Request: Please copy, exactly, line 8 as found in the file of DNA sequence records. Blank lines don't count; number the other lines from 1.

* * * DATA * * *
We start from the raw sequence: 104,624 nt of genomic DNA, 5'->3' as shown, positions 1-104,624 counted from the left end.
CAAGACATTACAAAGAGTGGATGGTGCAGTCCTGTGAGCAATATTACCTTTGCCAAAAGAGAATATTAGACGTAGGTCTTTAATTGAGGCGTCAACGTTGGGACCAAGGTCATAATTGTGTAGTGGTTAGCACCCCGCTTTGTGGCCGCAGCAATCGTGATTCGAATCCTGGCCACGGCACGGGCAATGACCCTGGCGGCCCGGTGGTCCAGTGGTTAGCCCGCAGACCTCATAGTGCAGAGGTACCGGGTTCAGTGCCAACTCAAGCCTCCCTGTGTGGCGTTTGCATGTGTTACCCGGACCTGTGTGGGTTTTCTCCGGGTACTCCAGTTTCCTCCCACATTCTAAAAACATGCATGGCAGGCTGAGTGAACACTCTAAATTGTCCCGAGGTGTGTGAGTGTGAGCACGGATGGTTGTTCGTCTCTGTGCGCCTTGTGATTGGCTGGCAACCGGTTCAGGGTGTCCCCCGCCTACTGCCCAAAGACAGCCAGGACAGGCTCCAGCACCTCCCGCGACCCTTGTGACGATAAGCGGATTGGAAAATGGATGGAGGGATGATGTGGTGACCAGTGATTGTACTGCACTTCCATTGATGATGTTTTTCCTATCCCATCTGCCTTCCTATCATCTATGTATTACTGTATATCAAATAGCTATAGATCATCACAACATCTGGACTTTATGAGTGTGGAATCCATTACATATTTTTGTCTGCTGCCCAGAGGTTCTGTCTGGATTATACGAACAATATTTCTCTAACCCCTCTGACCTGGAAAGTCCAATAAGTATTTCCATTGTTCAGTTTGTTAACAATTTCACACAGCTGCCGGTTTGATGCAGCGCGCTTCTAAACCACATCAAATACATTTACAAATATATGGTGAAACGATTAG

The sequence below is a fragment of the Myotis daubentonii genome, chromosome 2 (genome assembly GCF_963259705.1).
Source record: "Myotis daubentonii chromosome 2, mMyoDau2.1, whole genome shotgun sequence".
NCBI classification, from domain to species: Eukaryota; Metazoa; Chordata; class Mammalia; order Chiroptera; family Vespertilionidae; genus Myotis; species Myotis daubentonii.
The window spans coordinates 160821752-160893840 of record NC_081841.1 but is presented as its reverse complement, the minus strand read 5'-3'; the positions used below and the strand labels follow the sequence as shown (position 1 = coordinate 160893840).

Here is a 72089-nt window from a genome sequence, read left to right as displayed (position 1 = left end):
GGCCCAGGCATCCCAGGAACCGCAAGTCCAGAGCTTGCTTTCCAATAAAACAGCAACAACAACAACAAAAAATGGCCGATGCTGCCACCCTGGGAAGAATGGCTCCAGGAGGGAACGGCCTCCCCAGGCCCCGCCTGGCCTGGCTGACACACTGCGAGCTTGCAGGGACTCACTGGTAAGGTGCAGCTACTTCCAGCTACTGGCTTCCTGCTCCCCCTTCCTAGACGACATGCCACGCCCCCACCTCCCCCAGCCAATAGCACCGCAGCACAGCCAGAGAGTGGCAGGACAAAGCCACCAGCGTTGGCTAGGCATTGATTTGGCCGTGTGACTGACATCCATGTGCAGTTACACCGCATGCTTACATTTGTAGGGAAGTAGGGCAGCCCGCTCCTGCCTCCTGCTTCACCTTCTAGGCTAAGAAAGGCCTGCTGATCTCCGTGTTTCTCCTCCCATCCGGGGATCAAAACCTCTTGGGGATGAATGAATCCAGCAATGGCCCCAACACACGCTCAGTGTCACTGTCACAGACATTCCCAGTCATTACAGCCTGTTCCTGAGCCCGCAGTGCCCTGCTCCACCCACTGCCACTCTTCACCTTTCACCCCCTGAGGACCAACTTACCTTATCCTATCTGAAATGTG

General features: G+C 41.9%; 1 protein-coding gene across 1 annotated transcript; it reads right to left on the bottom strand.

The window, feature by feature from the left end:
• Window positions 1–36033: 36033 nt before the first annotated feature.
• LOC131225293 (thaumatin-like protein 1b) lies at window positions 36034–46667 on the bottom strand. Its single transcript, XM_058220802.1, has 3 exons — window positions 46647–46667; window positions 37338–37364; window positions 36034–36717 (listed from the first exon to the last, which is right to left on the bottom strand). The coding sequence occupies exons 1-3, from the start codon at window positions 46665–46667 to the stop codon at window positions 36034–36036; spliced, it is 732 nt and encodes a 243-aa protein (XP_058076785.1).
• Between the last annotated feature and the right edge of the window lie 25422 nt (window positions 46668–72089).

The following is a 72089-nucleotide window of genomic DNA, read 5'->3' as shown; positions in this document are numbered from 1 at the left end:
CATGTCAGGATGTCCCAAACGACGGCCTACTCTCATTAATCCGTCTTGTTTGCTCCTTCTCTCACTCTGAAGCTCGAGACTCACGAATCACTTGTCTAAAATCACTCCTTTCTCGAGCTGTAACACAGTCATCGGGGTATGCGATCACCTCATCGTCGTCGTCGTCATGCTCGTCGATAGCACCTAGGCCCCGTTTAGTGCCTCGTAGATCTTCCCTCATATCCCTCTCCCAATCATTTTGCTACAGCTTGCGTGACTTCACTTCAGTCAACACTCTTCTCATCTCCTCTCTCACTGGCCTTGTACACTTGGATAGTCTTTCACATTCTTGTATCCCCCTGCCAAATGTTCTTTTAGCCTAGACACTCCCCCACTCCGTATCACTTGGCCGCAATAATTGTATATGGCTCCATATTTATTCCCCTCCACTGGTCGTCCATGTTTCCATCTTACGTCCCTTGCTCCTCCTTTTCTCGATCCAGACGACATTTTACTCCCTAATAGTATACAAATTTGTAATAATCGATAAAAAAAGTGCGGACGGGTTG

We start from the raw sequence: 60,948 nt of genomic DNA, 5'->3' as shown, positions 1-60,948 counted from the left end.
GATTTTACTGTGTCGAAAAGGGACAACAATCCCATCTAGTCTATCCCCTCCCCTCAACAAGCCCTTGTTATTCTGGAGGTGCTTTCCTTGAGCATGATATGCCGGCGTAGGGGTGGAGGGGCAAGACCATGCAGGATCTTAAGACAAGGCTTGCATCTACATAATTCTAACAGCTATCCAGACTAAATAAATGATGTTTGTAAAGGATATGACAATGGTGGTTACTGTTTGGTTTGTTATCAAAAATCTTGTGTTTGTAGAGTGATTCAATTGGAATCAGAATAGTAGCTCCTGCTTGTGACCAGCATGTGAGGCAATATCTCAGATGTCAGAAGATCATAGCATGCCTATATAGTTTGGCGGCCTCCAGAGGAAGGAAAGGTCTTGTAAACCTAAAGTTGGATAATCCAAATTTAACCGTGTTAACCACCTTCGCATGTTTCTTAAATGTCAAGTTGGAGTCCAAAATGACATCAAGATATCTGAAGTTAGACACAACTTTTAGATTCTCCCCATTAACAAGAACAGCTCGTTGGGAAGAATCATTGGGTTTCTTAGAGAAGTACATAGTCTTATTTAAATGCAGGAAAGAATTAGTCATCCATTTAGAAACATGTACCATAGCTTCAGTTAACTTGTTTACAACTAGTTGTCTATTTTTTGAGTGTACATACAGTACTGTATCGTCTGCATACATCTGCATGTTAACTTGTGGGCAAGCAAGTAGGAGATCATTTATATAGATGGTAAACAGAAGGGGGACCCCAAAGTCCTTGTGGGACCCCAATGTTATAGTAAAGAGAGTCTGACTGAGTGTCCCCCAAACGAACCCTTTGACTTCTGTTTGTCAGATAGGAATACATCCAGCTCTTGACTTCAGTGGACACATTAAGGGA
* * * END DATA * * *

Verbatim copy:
GGCCCAGGCATCCCAGGAACCGCAAGTCCAGAGCTTGCTTTCCAATAAAACAGCAACAACAACAACAAAAAATGGCCGATGCTGCCACCCTGGGAAGAATGGCTCCAGGAGGGAACGGCCTCCCCAGGCCCCGCCTGGCCTGGCTGACACACTGCGAGCTTGCAGGGACTCACTGGTAAGGTGCAGCTACTTCCAGCTACTGGCTTCCTGCTCCCCCTTCCTAGACGACATGCCACGCCCCCACCTCCCCCAGCCAATAGCACCGCAGCACAGCCAGAGAGTGGCAGGACAAAGCCACCAGCGTTGGCTAGGCATTGATTTGGCCGTGTGACTGACATCCATGTGCAGTTACACCGCATGCTTACATTTGTAGGGAAGTAGGGCAGCCCGCTCCTGCCTCCTGCTTCACCTTCTAGGCTAAGAAAGGCCTGCTGATCTCCGTGTTTCTCCTCCCATCCGGGGATCAAAACCTCTTGGGGATGAATGAATCCAGCAATGGCCCCAACACACGCTCAGTGTCACTGTCACAGACATTCCCAGTCATTACAGCCTGTTCCTGAGCCCGCAGTGCCCTGCTCCACCCACTGCCACTCTTCACCTTTCACCCCCTGAGGACCAACTTACCTTATCCTATCTGAAATGTG